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Considering currency with digital media

Toronto's nextMedia conference focusing on monetizing digital media kicked off with a session on the Economic Meltdown. Keynote speaker Shelly Palmer, MD of Advanced Media Ventures Group and host of MediaBytes, an online daily newscast, broke down the three models of online content and the value they have.
November 19, 2008

Toronto’s nextMedia conference focusing on monetizing digital media kicked off with a session on the Economic Meltdown. Keynote speaker Shelly Palmer, MD of Advanced Media Ventures Group and host of MediaBytes, an online daily newscast, broke down the three models of online content and the value they have.

The three models that currently exist, according to Palmer, are the ‘I pay, you pay, they pay’ models. And the three main silos that exist for content are video snacking, which can be defined as short and low resolution and found on sites like YouTube; download to own, which is the ‘you pay’ model like iTunes; and broadband video, which runs the gamut from short to high resolution full-length television shows and films on sites like Hulu.

With so much content available in all of those categories, it is important to realize that considering money as the only currency from online ventures is a mistake, says Palmer.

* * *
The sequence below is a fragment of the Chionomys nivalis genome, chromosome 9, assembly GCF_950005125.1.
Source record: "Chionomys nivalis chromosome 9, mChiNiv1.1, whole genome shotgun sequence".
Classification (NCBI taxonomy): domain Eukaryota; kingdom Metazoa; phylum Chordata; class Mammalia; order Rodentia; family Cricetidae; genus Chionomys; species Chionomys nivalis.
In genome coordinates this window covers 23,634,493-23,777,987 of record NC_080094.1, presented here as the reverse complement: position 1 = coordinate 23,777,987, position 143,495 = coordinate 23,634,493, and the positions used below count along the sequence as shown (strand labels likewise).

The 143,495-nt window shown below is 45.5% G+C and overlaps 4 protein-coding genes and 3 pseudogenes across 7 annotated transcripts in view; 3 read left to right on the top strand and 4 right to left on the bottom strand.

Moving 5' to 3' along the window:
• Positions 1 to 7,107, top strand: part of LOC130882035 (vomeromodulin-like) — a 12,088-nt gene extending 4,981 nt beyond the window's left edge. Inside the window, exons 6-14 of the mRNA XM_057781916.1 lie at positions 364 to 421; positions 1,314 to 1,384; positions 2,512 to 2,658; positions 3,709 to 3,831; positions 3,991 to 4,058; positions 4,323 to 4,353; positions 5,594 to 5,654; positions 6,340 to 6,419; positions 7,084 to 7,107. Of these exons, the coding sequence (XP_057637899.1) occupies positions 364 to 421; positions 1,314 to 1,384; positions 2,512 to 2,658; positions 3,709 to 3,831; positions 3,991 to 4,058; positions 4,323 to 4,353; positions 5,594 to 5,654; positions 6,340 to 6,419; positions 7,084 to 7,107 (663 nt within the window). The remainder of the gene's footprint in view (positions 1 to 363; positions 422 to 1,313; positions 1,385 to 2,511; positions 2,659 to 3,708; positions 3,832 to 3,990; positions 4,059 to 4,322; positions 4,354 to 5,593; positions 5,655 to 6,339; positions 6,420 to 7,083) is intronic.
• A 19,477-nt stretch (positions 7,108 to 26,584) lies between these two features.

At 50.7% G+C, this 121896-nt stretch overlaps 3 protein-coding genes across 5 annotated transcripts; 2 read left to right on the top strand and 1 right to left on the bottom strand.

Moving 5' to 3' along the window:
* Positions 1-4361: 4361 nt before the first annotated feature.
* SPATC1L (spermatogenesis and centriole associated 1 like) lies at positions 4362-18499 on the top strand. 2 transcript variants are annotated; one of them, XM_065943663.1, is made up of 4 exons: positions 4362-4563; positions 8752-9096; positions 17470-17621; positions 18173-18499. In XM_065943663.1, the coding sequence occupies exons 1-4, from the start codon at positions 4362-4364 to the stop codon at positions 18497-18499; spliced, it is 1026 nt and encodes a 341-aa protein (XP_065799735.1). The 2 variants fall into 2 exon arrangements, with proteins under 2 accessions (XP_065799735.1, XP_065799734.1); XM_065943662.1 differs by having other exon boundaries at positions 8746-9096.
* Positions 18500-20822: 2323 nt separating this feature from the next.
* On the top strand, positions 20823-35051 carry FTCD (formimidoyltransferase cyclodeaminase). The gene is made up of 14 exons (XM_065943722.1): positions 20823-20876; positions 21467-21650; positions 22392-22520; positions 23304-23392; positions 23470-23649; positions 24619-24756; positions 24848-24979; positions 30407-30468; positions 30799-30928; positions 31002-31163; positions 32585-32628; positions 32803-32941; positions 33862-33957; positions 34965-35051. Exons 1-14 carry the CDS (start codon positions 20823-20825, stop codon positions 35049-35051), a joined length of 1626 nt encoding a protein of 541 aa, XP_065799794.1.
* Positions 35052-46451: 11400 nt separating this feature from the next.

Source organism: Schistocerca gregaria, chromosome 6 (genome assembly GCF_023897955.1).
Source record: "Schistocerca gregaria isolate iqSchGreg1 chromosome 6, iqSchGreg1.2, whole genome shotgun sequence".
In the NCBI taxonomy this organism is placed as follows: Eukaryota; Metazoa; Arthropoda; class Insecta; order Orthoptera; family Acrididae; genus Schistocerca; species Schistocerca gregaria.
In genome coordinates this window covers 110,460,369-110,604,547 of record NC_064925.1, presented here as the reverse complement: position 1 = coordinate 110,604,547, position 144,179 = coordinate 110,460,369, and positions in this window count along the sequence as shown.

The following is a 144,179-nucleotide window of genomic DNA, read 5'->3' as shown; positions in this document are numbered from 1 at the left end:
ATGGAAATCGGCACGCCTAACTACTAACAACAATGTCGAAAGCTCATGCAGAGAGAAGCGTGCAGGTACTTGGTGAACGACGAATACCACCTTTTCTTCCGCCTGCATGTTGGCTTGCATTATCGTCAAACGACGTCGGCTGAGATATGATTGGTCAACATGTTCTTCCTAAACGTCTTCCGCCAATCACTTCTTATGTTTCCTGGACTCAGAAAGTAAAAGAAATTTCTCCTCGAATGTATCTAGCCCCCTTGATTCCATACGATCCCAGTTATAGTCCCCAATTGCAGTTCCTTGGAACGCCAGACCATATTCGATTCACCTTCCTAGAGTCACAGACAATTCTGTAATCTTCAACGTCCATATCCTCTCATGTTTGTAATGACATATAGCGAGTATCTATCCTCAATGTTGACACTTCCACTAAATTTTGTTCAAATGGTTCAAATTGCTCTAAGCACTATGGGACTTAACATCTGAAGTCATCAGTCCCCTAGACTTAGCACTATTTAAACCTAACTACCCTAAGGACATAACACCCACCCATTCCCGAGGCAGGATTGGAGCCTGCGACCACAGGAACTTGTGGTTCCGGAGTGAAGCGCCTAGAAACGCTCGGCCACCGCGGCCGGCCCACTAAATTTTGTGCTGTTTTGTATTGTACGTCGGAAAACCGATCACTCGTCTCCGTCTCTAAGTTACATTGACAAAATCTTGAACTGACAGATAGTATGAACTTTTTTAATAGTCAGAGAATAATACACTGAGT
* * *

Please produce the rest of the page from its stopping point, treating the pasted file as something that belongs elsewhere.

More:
‘The Internet sucks at creating value into wealth,’ Palmer explained, while also pointing out that considering engagement when it comes to advertising dollars is also a mistake. He says there is currently no agreed upon standard of engagement so it cannot be quantified.

Instead, one must consider the ‘purchase funnel’ when it comes to an updated financing model. Keeping in mind that awareness, interest, desire and action are key components users must have to create any sort of currency. ‘If you can’t drive anyone down the funnel using currencies, you haven’t got a 21st century model,’ he says.

About The Author
Justin Anderson joined Realscreen as senior staff writer in 2021, reporting and writing stories for the newsletter and magazine. During his 20-year career he’s filled a variety of roles as a writer and editor at a number of media organizations, covering news and current affairs as well as business, tech, the film and music industries and plenty in between. He’s also spent time behind the scenes in television production, having written everything from voiceover scripts for documentaries to marketing copy. He has a degree in Journalism from Toronto Metropolitan University (formerly Ryerson University).

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